Angie Williams

The Hidden Benefits of a Goodbye

The word “goodbye” is dubious as there’s typically nothing inherently ‘good’ associated with it. This is also true when it’s time to say goodbye to one of your employees who has chosen to move on. Whether it’s an all-star manager or your sub-par administrative assistant, losing an employee can be disruptive and cause significant and unexpected change within your company.

But if you take the time to see the glass half-full, you’ll see some good news and hidden benefits associated with a resignation.

Like what? As an HR or payroll employee, make sure your company conducts exit interviews. You’ll be amazed at the number of actionable secrets that can be revealed in an exit interview. Two weeks notice is not a long time for most key employees – so an organization can become consumed with the replacing of an employee rather than obtaining the institutional knowledge that’s soon to walk out the door. Slow down and take the time to conduct an exit interview before your employee walks out of the door for good. An exit interview should stimulate a two-way discussion and honest feedback that the company can use to prevent future loss.

Here are some keys to unlocking the unforeseen paybacks from a goodbye.

DON’T OFFER SOMETHING THAT YOU CAN’T DELIVER

When a superstar decides to leave your company, the initial reaction is to do anything to make them stay. Don’t fall into that trap. One of the worst things you can ask in an exit interview is, “is there anything we can do to change your mind?” By asking this you will most likely get a request that you cannot deliver, like a higher position or more pay, and you’ll have to turn them down. The exit interview is not the time to try to keep someone. It’s a time to gain knowledge on what the company did well and how you can improve it in the future.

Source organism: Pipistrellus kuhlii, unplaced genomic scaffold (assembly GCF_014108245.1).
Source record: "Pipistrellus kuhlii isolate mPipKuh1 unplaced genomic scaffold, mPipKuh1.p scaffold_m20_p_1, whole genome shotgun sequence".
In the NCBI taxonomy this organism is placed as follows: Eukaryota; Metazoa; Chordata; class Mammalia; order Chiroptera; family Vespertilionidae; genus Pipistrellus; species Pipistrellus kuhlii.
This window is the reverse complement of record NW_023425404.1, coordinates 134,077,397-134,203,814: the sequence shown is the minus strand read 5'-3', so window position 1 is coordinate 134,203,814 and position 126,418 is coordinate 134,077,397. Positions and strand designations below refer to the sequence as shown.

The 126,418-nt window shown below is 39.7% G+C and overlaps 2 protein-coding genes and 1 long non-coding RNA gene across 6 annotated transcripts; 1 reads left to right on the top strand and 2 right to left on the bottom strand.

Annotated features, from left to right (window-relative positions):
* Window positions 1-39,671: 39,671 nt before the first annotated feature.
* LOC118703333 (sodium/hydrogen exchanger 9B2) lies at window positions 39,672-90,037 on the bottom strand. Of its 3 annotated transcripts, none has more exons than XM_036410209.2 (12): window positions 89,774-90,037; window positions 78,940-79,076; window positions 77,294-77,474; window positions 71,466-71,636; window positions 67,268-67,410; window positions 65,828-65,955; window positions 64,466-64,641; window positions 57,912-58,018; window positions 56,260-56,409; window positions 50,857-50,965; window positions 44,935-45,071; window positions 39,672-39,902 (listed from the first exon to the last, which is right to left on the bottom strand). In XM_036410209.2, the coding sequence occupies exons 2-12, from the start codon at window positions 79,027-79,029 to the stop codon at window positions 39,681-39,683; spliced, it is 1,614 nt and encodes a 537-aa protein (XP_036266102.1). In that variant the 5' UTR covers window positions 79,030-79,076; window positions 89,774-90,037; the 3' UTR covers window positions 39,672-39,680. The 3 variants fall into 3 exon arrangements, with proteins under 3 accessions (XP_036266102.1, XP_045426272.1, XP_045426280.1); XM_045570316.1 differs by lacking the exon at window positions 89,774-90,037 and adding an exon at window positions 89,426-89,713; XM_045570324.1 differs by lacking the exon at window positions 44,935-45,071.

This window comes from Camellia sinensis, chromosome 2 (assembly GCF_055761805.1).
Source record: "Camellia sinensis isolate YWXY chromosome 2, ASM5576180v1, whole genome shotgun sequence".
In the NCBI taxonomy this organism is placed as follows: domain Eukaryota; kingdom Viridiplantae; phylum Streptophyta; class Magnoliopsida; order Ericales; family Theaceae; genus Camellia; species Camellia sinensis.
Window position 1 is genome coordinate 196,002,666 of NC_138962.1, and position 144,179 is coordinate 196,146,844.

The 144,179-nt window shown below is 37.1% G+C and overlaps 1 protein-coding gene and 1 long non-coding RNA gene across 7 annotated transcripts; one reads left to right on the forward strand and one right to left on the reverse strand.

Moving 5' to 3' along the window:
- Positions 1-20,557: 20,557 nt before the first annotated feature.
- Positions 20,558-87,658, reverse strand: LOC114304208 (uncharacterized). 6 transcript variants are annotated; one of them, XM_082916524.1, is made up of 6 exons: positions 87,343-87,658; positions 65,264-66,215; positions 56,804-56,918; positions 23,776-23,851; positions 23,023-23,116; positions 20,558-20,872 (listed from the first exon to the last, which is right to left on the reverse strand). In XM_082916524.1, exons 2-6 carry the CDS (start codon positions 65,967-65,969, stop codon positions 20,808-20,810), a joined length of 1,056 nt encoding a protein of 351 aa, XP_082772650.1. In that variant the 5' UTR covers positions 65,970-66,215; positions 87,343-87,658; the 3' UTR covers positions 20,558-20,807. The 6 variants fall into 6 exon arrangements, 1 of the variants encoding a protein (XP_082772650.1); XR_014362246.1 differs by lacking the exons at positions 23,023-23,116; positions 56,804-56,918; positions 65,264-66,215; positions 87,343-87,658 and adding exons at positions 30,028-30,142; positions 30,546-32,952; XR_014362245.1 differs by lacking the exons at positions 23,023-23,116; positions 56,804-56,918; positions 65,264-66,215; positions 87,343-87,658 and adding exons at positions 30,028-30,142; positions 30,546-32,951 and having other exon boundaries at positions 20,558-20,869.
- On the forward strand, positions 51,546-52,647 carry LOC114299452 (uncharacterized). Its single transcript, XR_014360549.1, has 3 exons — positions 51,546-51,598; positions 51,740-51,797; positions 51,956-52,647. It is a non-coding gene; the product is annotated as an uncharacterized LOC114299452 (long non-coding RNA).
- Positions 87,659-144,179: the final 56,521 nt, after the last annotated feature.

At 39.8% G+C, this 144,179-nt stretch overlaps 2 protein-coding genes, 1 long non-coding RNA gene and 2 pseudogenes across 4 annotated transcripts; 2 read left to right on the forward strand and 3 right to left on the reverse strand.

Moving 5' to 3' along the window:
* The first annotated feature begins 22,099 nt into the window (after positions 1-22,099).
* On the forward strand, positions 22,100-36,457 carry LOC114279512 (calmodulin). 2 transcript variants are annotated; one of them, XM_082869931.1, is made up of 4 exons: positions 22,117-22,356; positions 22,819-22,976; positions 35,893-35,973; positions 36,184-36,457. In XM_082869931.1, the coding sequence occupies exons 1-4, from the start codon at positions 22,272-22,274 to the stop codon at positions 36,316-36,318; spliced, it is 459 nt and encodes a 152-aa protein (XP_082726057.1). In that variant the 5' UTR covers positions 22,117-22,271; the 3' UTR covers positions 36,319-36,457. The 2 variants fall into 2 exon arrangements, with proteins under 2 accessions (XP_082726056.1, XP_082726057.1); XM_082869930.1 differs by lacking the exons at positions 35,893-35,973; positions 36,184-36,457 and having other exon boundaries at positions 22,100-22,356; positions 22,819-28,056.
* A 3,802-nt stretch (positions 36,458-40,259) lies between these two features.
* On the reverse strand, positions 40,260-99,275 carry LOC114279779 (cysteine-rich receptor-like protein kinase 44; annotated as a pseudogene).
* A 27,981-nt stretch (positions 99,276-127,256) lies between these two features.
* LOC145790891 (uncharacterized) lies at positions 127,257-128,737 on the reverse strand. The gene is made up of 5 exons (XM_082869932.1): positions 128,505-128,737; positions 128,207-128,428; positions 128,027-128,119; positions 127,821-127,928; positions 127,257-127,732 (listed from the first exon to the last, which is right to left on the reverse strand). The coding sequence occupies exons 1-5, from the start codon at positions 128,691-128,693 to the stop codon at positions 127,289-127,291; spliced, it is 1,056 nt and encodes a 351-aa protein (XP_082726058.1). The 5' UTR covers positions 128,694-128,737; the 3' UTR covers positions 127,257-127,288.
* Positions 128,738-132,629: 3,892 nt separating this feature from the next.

LEAVE THE BOSSES OUT OF IT

Have a human resources representative conduct the exit interview, not the employee’s immediate supervisor. This will ensure a comfortable environment for honesty if the supervisor was part of the reason for them leaving, which can often be the major reason why employees leave. Once you have the feedback, you can determine how to best share it with the appropriate supervisors in a constructive manner.

TALK THEM THROUGH IT

Before conducting the interview, make sure to explain the purpose and process of the interview. When the interviewee has full knowledge and understanding you’ll leave with better results. Mention that no negative consequences will result from an honest discussion and that the truth will be the biggest help in determining problems and solutions within the company.

ASK ACTIONABLE QUESTIONS

You don’t want to drill your interviewee with questions for hours, but you also want to gain useful information. Keep questions general and open ended, but make sure the answers will obtain actionable data. Be certain not to focus solely on the negatives, it is just as important to identify what your company is doing well.

Sample questions:

  • How did the job match your expectations?
  • Did you have the tools and resources you needed to effectively do your job?
  • What did you like most about your job?
  • What could be done to make this company a better place to work?

DO SOMETHING

Take the information from these employees and make action steps in a better direction. The time you spent conducting these interviews will be useless unless you do something with the feedback you obtain. This type of discussion is also not limited to occurring when an employee leaves. Consider conducting stay interviews with current employees to gain similar information. That way you don’t have to wait for a painful goodbye to get valuable feedback.

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